BACKGROUND: The UK National Institute for Health and Care Excellence (NICE) guidelines state that carotid endarterectomy should be scheduled within 2 weeks of symptoms. The recent National Stroke Strategy has reduced the time interval to 48 h. This study aimed to review the possible delays. METHODS: This study analysed patients with confirmed transient ischaemic attack (TIA) or minor stroke, referred to a single tertiary centre clinic and followed up 1 month after the event. A questionnaire was used to collect data on the rapid-access clinic pathway, and details of previous medication and treatment. RESULTS: Some 150 patients presented with a confirmed TIA or minor stroke during a 5-month interval (June to October 2014). Fifty-one (34·0 per cent) had a history of TIA or stroke and 35 (23·3 per cent) had undergone an 'index' event in the 5 days before presentation. Forty-five patients (30·0 per cent) experienced a reduction or loss of vision. Of this group, 32 had a deficit in vision only, none of whom attributed these symptoms to a cerebrovascular event. Overall 92 (61·3 per cent) of the 150 patients had a delay in presentation to medical services. Forty-seven (31·3 per cent) had residual symptoms at the clinic appointment. Eighty-eight patients (58·7 per cent) did not think they were having a stroke and 54 (36·0 per cent) were unaware of the National Stroke Strategy (FAST campaign - Face, Arm, Speech, Time). CONCLUSION: Two-thirds of patients were not aware they were having a stroke, one-third were unaware of the FAST campaign and nearly one-third presented with eye symptoms. Inclusion of eye symptoms and reaffirmation of the need to react might avoid unnecessary delays in the presentation of patients with TIA and minor stroke.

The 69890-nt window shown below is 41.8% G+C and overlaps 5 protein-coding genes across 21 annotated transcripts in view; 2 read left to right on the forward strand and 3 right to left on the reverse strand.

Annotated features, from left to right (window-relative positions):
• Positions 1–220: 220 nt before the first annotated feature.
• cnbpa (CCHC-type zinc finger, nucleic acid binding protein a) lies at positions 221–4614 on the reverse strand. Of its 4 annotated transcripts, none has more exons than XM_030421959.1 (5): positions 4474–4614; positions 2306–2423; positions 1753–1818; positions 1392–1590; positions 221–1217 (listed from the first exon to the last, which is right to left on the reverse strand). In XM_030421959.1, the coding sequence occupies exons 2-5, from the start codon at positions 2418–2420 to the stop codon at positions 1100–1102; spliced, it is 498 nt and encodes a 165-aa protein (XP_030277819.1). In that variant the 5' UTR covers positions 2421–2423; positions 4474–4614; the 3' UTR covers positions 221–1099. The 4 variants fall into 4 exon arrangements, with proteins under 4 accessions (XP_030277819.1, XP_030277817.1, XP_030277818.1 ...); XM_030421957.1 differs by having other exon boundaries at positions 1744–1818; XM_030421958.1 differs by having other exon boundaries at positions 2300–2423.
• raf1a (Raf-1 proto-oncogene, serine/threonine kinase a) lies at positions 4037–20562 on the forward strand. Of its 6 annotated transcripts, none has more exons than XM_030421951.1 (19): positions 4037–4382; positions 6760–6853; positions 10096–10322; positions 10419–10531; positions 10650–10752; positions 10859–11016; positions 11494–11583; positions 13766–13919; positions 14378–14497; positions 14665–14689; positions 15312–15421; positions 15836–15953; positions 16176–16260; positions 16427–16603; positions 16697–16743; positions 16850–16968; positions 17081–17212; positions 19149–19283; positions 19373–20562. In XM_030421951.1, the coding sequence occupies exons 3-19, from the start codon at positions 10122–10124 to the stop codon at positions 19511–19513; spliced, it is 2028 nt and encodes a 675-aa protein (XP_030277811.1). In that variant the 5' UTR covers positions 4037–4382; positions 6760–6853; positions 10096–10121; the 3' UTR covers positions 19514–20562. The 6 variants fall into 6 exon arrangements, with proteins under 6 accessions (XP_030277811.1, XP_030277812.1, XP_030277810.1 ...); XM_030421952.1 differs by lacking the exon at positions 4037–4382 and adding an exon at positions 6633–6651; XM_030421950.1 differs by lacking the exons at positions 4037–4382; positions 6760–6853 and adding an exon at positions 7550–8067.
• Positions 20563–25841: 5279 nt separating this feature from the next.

Br J Surg
1462 - 1466
Delayed Diagnosis, Health Knowledge, Attitudes, Practice, Humans, Ischemic Attack, Transient, Patient Acceptance of Health Care, Stroke, Surveys and Questionnaires, Time-to-Treatment